Encyclopedia of Medical Immunology

Living Edition
| Editors: Ian MacKay, Noel R. Rose

Dedicator of Cytokinesis 2: DOCK2 Deficiency

  • R. P. NelsonJrEmail author
Living reference work entry
DOI: https://doi.org/10.1007/978-1-4614-9209-2_104-1



The Rho families GTPases regulate membrane polarization and cytoskeletal dynamics fundamental to cell migration. The protein families Caenorhabditis elegans CED-5 and Drosophila melanogaster Myoblast City (CDM), associated with the gene product of avian sarcoma virus CT10 (CRK), function to extend cell membranes (Nishihara et al. 1999). A mammalian homologue to the CDM family, dedicator of cytokinesis 2 (DOCK2) binds and activates Rac family small GTPase 1 (Rac1) and associates with engulfment and cell motility (ELMO1) through its Src-homology 3 (SH3) domain (Sanui et al. 2003). This signaling matrix regulates cytoskeletal reorganization through Ras-related C3 botulinum toxin substrate (Rac) that generates actin-rich lamelli-podial protrusions that drive movement. DOCK2 is expressed predominantly in peripheral blood cells, less in the spleen and thymus, and enables T- and B-lymphocytes to...

This is a preview of subscription content, log in to check access.


  1. Dobbs K, Dominguez Conde C, Zhang SY, et al. Inherited DOCK2 deficiency in patients with early-onset invasive infections. N Engl J Med. 2015;372:2409–22.CrossRefPubMedPubMedCentralGoogle Scholar
  2. Fukui Y, Hashimoto O, Sanui T, et al. Haematopoietic cell-specific CDM family protein DOCK2 is essential for lymphocyte migration. Nature. 2001;412:826–31.CrossRefPubMedGoogle Scholar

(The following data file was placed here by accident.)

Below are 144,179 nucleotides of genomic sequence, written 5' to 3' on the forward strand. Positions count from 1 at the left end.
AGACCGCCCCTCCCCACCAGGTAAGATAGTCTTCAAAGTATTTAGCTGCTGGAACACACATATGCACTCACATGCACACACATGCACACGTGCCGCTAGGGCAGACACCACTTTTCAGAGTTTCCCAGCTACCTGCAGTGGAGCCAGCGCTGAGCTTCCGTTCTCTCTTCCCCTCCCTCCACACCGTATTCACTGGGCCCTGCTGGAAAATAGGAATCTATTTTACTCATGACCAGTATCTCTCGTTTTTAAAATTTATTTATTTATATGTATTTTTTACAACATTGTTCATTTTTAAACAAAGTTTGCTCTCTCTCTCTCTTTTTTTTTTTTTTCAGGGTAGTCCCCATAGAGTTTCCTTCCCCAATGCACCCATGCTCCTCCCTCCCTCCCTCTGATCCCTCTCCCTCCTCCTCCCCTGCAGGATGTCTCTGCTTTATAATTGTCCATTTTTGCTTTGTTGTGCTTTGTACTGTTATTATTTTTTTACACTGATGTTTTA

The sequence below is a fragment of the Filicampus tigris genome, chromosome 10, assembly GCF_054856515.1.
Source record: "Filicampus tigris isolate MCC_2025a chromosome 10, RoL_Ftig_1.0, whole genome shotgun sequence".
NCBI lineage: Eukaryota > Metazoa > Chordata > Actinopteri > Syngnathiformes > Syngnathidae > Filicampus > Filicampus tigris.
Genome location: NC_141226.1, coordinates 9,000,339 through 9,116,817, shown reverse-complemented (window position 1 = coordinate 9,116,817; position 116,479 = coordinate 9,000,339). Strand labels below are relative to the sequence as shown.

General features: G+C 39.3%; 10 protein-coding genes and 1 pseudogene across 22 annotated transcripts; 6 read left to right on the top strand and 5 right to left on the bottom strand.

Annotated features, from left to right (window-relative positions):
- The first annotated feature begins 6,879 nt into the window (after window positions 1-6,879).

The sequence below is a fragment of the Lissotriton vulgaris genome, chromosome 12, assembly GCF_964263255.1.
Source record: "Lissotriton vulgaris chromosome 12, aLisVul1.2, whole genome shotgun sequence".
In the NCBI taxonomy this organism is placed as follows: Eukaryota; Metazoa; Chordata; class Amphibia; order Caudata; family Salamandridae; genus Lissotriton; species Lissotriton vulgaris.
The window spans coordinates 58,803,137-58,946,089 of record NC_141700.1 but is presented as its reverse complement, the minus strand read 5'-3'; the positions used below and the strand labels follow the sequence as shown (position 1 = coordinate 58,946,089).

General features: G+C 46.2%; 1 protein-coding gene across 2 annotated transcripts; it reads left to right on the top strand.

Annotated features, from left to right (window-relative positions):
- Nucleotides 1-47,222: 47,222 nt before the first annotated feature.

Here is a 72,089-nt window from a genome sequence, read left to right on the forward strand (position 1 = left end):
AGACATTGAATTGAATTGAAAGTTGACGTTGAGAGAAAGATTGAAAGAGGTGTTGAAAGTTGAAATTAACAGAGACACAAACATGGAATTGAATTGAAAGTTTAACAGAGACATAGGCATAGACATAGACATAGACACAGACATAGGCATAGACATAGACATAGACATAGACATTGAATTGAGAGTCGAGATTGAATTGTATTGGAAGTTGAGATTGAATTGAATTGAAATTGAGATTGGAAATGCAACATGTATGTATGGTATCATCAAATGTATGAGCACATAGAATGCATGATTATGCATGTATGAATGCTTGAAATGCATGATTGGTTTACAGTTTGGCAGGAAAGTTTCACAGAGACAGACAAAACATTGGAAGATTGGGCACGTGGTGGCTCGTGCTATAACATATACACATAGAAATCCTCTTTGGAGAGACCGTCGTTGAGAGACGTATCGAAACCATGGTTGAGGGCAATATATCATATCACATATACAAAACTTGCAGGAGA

3. Gotoh K, Tanaka Y, Nishikimi A, et al. Selective control of type I IFN induction by the Rac activator DOCK2 during TLR-mediated plasmacytoid dendritic cell activation. J Exp Med. 2010;207:721–30.CrossRefPubMedPubMedCentralGoogle Scholar
  4. Kunisaki Y, Nishikimi A, Tanaka Y, et al. DOCK2 is a Rac activator that regulates motility and polarity during neutrophil chemotaxis. J Cell Biol. 2006a;174:647–52.CrossRefPubMedPubMedCentralGoogle Scholar
  5. Kunisaki Y, Tanaka Y, Sanui T, et al. DOCK2 is required in T cell precursors for development of Valpha14 NK T cells. J Immunol. 2006b;176:4640–5.CrossRefPubMedGoogle Scholar
  6. Nishihara H, Kobayashi S, Hashimoto Y, et al. Non-adherent cell-specific expression of DOCK2, a member of the human CDM-family proteins. Biochim Biophys Acta. 1999;1452:179–87.CrossRefPubMedGoogle Scholar
  7. Sanui T, Inayoshi A, Noda M, et al. DOCK2 regulates Rac activation and cytoskeletal reorganization through interaction with ELMO1. Blood. 2003;102:2948–50.CrossRefPubMedGoogle Scholar
  8. Watanabe M, Terasawa M, Miyano K, et al. DOCK2 and DOCK5 act additively in neutrophils to regulate chemotaxis, superoxide production, and extracellular trap formation. J Immunol. 2014;193:5660–7.CrossRefPubMedPubMedCentralGoogle Scholar
  9. Wen Y, Elliott MJ, Huang Y, et al. DOCK2 is critical for CD8(+) TCR(−) graft facilitating cells to enhance engraftment of hematopoietic stem and progenitor cells. Stem Cells. 2014;32:2732–43.CrossRefPubMedGoogle Scholar

Copyright information

© Springer Science+Business Media, LLC, part of Springer Nature 2019

Authors and Affiliations

  1. 1.Professor of Medicine and PediatricsIndiana University School of Medicine Immunohematology and TransplantationIndianapolisUSA
  2. 2.Riley Hospital for Children at Indiana University HealthIndianapolisUSA

Section editors and affiliations

  • M Teresa de la Morena
    • 1
  • Robert P. Nelson
    • 2
  1. 1.University of Washington and Seattle Children's HospitalSeattleUSA
  2. 2.Hematology and OncologyIndiana UniversityIndianapolisUSA